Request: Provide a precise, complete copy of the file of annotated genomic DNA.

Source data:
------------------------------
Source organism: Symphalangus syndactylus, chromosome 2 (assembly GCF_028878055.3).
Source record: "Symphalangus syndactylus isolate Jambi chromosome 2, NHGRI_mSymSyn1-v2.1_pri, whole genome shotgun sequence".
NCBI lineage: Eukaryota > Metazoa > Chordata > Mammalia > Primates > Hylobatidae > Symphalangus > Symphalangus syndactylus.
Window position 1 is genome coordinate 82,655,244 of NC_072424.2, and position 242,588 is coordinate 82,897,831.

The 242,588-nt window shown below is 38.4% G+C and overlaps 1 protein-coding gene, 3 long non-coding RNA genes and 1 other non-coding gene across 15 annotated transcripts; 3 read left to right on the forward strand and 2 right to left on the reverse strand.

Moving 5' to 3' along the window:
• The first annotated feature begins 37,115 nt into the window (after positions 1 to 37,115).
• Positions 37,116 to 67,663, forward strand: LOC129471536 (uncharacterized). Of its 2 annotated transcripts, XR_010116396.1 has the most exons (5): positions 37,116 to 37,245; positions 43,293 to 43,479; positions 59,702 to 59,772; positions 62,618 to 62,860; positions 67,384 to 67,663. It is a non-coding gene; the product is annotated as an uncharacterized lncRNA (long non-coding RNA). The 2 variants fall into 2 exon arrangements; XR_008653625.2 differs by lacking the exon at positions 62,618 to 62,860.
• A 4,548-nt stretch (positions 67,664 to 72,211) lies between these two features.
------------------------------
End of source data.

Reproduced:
Source organism: Symphalangus syndactylus, chromosome 2 (assembly GCF_028878055.3).
Source record: "Symphalangus syndactylus isolate Jambi chromosome 2, NHGRI_mSymSyn1-v2.1_pri, whole genome shotgun sequence".
NCBI lineage: Eukaryota > Metazoa > Chordata > Mammalia > Primates > Hylobatidae > Symphalangus > Symphalangus syndactylus.
Window position 1 is genome coordinate 82,655,244 of NC_072424.2, and position 242,588 is coordinate 82,897,831.

The 242,588-nt window shown below is 38.4% G+C and overlaps 1 protein-coding gene, 3 long non-coding RNA genes and 1 other non-coding gene across 15 annotated transcripts; 3 read left to right on the forward strand and 2 right to left on the reverse strand.

Moving 5' to 3' along the window:
• The first annotated feature begins 37,115 nt into the window (after positions 1 to 37,115).
• Positions 37,116 to 67,663, forward strand: LOC129471536 (uncharacterized). Of its 2 annotated transcripts, XR_010116396.1 has the most exons (5): positions 37,116 to 37,245; positions 43,293 to 43,479; positions 59,702 to 59,772; positions 62,618 to 62,860; positions 67,384 to 67,663. It is a non-coding gene; the product is annotated as an uncharacterized lncRNA (long non-coding RNA). The 2 variants fall into 2 exon arrangements; XR_008653625.2 differs by lacking the exon at positions 62,618 to 62,860.
• A 4,548-nt stretch (positions 67,664 to 72,211) lies between these two features.